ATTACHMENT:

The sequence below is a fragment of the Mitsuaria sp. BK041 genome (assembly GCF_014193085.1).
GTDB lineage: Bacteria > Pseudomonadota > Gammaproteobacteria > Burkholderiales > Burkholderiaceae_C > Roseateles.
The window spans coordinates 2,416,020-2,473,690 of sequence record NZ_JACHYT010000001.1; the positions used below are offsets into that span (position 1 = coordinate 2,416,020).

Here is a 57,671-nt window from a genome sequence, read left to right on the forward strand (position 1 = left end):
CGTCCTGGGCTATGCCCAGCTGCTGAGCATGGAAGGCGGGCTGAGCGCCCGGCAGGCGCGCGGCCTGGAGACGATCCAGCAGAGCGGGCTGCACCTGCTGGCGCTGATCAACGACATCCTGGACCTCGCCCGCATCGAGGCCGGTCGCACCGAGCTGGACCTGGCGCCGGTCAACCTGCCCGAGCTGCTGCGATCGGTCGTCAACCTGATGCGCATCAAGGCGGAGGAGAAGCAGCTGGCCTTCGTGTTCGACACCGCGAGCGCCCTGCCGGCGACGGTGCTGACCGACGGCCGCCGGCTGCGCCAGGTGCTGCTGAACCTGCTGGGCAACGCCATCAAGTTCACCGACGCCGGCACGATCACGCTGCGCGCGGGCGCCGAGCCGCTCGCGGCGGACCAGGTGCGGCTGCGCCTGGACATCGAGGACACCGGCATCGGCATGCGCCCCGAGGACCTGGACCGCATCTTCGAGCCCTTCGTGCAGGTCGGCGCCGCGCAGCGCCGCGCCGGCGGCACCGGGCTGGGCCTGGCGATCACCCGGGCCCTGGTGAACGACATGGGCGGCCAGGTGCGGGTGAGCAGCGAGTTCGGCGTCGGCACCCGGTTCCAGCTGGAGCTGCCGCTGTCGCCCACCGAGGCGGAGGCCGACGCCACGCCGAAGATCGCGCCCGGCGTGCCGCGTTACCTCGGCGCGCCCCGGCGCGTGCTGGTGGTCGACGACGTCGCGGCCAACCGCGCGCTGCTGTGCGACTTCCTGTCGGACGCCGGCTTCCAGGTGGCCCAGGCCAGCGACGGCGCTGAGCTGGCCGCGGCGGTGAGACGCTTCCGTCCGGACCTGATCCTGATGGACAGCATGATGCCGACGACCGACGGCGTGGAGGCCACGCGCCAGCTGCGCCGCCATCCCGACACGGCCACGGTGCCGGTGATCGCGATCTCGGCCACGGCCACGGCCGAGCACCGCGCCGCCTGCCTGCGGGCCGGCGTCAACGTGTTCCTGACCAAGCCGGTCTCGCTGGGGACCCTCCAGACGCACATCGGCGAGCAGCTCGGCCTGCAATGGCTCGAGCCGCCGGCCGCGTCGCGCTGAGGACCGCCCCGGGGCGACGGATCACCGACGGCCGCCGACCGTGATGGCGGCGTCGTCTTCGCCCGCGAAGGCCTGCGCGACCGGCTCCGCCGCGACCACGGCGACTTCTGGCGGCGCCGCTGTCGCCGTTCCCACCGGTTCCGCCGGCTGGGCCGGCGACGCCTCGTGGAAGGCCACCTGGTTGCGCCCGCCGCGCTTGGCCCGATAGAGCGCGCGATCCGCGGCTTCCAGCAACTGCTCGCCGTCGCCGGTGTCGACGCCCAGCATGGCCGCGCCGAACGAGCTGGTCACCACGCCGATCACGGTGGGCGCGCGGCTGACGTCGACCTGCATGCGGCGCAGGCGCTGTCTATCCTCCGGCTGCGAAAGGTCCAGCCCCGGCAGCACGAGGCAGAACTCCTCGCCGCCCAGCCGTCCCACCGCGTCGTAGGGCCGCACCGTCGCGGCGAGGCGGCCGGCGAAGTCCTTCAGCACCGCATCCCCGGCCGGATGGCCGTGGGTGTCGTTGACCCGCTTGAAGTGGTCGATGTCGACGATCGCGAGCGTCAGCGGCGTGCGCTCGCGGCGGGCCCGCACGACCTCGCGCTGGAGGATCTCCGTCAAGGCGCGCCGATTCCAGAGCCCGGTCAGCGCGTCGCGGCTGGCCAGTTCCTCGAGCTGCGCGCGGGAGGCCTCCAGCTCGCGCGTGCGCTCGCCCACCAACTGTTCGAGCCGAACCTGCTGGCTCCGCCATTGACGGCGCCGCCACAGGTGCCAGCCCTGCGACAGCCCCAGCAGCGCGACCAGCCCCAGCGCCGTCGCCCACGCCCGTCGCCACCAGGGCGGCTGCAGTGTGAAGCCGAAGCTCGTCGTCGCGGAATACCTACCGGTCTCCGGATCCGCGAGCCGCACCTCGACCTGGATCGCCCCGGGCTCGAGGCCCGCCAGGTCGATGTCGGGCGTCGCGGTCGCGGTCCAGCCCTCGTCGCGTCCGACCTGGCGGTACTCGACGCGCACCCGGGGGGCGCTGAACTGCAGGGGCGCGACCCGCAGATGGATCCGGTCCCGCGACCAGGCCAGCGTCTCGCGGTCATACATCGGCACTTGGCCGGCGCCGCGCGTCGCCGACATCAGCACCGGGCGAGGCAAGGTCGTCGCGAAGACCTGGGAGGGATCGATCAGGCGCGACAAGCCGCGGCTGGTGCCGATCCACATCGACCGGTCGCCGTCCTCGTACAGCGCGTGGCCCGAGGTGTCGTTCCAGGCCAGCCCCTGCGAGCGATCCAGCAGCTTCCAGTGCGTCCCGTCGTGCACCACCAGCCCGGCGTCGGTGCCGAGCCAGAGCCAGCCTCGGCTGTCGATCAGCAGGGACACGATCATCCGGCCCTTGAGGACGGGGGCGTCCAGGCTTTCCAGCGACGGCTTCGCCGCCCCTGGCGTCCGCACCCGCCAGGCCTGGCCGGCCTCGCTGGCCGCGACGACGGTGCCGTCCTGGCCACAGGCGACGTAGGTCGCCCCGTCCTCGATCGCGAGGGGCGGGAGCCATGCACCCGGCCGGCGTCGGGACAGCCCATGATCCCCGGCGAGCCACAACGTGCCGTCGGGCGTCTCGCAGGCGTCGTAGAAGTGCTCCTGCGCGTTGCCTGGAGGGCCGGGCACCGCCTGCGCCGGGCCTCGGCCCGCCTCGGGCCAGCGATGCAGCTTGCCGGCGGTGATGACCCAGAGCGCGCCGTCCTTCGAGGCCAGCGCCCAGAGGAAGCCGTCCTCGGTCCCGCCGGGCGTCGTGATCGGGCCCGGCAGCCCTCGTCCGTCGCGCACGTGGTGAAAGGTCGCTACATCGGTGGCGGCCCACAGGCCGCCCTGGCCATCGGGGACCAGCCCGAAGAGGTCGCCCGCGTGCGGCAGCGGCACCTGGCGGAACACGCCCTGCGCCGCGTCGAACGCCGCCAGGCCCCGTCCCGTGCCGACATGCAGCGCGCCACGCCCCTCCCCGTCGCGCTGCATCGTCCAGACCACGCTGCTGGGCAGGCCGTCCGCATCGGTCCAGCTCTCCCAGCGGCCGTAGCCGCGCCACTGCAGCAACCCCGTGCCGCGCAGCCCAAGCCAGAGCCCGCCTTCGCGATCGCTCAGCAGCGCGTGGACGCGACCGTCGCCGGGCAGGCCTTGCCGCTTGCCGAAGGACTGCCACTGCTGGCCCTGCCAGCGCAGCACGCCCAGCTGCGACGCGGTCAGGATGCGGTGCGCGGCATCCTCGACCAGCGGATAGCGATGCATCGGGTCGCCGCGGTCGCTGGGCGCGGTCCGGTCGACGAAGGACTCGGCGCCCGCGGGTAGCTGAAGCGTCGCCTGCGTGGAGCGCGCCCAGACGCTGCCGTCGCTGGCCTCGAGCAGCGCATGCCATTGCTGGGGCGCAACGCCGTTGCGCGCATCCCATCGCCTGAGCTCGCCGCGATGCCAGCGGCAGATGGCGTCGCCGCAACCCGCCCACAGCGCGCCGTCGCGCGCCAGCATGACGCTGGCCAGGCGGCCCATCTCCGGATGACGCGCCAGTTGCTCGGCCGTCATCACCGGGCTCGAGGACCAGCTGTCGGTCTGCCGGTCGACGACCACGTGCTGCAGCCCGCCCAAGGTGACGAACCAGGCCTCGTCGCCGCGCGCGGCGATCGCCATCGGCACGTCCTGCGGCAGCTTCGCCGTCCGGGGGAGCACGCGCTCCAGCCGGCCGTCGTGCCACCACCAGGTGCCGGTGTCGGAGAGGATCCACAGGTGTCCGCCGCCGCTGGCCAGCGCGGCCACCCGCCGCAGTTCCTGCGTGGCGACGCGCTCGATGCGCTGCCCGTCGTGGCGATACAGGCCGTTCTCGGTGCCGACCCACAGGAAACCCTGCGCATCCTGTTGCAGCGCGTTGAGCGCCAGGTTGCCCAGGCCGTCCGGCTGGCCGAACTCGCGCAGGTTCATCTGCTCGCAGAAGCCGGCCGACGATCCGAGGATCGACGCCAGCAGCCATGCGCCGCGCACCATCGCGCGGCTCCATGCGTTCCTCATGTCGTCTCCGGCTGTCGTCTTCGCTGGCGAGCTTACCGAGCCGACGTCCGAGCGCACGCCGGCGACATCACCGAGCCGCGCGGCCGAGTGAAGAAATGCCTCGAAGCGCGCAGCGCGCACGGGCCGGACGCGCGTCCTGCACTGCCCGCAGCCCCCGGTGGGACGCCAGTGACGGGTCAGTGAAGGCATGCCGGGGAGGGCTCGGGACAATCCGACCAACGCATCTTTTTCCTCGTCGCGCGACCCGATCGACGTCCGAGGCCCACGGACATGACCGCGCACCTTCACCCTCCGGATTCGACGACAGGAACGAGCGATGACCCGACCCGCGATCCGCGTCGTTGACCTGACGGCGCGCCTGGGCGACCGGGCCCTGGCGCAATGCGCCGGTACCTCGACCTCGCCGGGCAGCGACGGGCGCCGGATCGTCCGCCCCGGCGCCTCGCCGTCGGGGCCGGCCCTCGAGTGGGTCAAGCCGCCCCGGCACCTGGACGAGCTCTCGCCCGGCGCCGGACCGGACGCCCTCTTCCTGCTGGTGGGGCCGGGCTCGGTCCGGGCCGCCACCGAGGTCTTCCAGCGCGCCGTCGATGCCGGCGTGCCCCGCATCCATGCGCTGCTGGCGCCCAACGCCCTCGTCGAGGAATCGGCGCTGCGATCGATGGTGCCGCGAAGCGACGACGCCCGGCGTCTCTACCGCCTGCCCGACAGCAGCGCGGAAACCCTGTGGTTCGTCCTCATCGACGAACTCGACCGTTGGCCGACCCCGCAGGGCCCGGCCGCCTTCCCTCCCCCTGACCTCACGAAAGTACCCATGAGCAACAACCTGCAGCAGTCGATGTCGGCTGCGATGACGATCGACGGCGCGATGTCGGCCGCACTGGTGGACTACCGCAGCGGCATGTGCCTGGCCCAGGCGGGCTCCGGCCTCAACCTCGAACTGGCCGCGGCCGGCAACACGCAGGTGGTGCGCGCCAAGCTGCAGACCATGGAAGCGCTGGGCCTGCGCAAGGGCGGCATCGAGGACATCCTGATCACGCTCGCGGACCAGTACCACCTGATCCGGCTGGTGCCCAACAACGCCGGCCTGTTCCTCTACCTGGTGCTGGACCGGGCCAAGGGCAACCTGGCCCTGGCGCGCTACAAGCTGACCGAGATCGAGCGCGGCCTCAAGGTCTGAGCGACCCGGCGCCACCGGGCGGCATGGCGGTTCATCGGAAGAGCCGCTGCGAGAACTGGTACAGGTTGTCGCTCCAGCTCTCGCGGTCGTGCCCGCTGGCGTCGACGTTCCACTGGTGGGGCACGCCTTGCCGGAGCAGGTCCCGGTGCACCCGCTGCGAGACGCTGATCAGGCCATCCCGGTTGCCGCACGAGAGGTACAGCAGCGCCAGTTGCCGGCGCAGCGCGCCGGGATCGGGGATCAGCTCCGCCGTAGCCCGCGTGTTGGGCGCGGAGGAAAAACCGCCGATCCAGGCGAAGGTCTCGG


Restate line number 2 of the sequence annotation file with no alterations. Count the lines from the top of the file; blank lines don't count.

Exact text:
GTDB lineage: Bacteria > Pseudomonadota > Gammaproteobacteria > Burkholderiales > Burkholderiaceae_C > Roseateles.